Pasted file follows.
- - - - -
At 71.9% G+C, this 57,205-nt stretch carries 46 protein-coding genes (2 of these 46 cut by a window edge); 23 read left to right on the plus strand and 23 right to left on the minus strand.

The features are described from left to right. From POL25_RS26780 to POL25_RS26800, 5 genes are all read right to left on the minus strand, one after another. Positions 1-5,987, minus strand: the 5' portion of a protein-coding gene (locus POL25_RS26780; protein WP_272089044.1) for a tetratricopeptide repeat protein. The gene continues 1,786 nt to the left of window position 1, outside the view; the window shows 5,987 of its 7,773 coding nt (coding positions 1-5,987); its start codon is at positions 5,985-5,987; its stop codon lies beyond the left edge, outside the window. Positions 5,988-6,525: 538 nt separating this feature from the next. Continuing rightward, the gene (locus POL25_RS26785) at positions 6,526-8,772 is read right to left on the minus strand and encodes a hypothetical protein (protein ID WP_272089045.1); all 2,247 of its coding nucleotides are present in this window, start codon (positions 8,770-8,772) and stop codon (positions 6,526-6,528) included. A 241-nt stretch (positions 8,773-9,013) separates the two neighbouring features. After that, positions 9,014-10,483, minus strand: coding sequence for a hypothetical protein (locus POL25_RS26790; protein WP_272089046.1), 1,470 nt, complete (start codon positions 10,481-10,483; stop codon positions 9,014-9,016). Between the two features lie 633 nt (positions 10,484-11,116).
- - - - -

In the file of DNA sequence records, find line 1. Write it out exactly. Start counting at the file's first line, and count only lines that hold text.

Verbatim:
At 71.9% G+C, this 57,205-nt stretch carries 46 protein-coding genes (2 of these 46 cut by a window edge); 23 read left to right on the plus strand and 23 right to left on the minus strand.